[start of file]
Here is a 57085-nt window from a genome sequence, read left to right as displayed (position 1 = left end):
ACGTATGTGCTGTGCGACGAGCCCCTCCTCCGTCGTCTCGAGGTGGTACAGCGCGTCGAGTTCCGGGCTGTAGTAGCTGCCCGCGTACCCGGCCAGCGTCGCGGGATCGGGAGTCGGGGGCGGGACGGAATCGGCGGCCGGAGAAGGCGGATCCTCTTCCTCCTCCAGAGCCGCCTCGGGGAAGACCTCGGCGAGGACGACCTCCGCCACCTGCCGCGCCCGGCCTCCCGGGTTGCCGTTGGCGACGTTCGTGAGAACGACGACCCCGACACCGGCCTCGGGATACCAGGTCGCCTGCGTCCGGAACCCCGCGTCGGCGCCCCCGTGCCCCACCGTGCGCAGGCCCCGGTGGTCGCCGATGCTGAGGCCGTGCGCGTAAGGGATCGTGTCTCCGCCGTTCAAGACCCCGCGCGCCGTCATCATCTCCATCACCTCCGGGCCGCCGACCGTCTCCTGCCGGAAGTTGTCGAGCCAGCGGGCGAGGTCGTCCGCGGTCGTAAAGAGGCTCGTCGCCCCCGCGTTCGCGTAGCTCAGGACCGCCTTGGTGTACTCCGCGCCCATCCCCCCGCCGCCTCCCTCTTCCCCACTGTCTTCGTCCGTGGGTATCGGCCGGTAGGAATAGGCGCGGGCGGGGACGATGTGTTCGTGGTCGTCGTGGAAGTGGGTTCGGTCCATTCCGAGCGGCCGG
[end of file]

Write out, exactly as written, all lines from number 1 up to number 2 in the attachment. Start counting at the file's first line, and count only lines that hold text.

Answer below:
Here is a 57085-nt window from a genome sequence, read left to right as displayed (position 1 = left end):
ACGTATGTGCTGTGCGACGAGCCCCTCCTCCGTCGTCTCGAGGTGGTACAGCGCGTCGAGTTCCGGGCTGTAGTAGCTGCCCGCGTACCCGGCCAGCGTCGCGGGATCGGGAGTCGGGGGCGGGACGGAATCGGCGGCCGGAGAAGGCGGATCCTCTTCCTCCTCCAGAGCCGCCTCGGGGAAGACCTCGGCGAGGACGACCTCCGCCACCTGCCGCGCCCGGCCTCCCGGGTTGCCGTTGGCGACGTTCGTGAGAACGACGACCCCGACACCGGCCTCGGGATACCAGGTCGCCTGCGTCCGGAACCCCGCGTCGGCGCCCCCGTGCCCCACCGTGCGCAGGCCCCGGTGGTCGCCGATGCTGAGGCCGTGCGCGTAAGGGATCGTGTCTCCGCCGTTCAAGACCCCGCGCGCCGTCATCATCTCCATCACCTCCGGGCCGCCGACCGTCTCCTGCCGGAAGTTGTCGAGCCAGCGGGCGAGGTCGTCCGCGGTCGTAAAGAGGCTCGTCGCCCCCGCGTTCGCGTAGCTCAGGACCGCCTTGGTGTACTCCGCGCCCATCCCCCCGCCGCCTCCCTCTTCCCCACTGTCTTCGTCCGTGGGTATCGGCCGGTAGGAATAGGCGCGGGCGGGGACGATGTGTTCGTGGTCGTCGTGGAAGTGGGTTCGGTCCATTCCGAGCGGCCGG